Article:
Poorer yields/profitability with Bollgard II (21/2/2008)

NOTE: There's some interesting points in the article below. Seems Monsanto is choosing not to pursue re-registration in 2009 of its Bollgard (single gene) Bt cotton because of insect resistance fears. After that only stacked gene (Bollgard 2) varieties of Bt cotton will be available. But these cost more and don't yield so well - to such an extent that there's a warning it could cost cotton growers in the state of Georgia an extra $60-100 million a year, causing 'unprecedented profitability hardship' to cotton producers.

On a separate note, the recent evidence that bollworms are becoming resistant to Bt cotton in some parts of the US is being challenged by Arkansas entomologist, Randy Luttrell, according to another recent article. Luttrell's main reason for this is interesting: 'From the start, Bt cotton (Monsanto's Bollgard varieties) really didn't provide control of bollworms, and it was clear from the beginning that there were insects that survived,' he said. It seems this was apparent even in early field trials: 'We saw that effect several years before Bt cotton was commercially introduced.' Curious then how Monsanto ever came to market Bt cotton as an effective means of controlling the bollworm!!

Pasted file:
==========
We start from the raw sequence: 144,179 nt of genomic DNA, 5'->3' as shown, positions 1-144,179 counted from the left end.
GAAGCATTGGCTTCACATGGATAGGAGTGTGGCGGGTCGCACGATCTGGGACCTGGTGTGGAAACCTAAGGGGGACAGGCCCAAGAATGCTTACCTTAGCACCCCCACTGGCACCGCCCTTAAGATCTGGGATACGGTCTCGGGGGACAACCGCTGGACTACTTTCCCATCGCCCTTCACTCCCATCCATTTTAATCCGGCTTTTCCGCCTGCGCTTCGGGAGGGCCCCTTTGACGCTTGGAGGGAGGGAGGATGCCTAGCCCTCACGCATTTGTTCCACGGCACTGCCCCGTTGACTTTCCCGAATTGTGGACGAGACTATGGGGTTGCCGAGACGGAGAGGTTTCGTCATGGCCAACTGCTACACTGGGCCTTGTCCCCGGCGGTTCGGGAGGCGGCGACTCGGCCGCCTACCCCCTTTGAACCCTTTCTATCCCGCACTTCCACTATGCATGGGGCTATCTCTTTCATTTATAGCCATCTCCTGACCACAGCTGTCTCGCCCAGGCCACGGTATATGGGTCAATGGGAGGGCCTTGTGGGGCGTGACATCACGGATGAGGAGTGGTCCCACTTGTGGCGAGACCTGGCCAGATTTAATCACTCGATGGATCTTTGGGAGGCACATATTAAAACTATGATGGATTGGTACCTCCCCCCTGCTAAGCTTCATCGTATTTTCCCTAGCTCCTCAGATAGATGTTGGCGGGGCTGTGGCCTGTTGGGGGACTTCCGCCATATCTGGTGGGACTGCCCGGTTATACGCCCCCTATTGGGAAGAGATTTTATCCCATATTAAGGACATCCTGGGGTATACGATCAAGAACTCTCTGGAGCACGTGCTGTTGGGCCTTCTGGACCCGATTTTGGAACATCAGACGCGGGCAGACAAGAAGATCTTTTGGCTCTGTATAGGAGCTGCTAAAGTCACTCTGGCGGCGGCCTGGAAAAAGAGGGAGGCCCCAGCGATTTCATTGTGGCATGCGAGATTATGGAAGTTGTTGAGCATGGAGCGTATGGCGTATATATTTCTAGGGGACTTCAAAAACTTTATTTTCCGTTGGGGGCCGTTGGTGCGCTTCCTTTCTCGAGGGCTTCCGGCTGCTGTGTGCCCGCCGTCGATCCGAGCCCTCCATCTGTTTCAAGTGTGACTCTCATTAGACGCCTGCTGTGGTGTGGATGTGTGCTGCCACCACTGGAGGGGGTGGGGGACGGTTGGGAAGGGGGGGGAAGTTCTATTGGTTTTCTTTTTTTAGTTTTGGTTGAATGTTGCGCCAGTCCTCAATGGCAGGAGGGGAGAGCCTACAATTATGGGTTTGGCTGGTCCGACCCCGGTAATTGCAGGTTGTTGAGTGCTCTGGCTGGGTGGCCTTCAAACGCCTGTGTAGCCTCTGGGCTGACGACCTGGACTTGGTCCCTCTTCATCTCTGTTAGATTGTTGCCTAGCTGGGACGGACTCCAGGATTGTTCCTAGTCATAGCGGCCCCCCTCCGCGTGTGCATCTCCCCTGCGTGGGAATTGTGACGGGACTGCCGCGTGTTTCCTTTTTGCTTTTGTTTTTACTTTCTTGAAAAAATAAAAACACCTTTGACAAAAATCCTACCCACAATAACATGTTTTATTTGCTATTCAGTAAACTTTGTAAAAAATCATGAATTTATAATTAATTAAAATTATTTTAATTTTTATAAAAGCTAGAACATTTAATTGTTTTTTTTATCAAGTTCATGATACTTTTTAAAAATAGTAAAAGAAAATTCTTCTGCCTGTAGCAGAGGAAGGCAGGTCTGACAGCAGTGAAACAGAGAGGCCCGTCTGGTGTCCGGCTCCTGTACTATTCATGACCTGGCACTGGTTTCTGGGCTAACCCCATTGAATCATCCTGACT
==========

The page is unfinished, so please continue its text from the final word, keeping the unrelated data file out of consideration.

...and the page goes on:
Cotton variety loss may have major impact here
Staff Reports
The Moultrie Observer, Feb. 9 2008

MOULTRIE - It might be described as a severe kick on the shin for Colquitt County's cotton farmers.

On Monday, University of Georgia Extension agents will hold a meeting at the Colquitt County Ag Complex beginning at 7 p.m. to discuss Bollgard cotton's exit from the market a discontinuance that could leave growers at a severe disadvantage to make a profit in these times of higher and higher input costs, according to farm analysts.

By 2011, cotton production in Georgia will become seriously challenged. Once the ability to plant variety DP 555BR is over, Georgia will most likely be planting soybeans or some other row crop, UGA Extension Agent Scott Brown said Friday, unlesss a new competitive variety is released or cotton prices rise significantly.

At Monday's meeting, Dave Rhylander, Monsanto marketing experet, will be on hand to discuss Monsanto's position on this matter.

In Jan. 2007, it was announced that the U.S. Environmental Protection Agency (EPA) would not allow Monsanto to reregister its Bollgard gene technology in 2009. This in effect would eliminate all currently existing Bollgard varieties for planting in 2010.

In Jan. 2008, however, the Extension service learned that the registration cancellation was not being dictated by EPA but that Monsanto had chosen not to pursue reregistration in 2009 because of insect resistance fears, said Brown. In either case, the Bollgard varieties will be lost after 2009.

Apparently the fears are that the genetically engineered product could cause greater stamina in insects or basically the creation of a 'super bug.'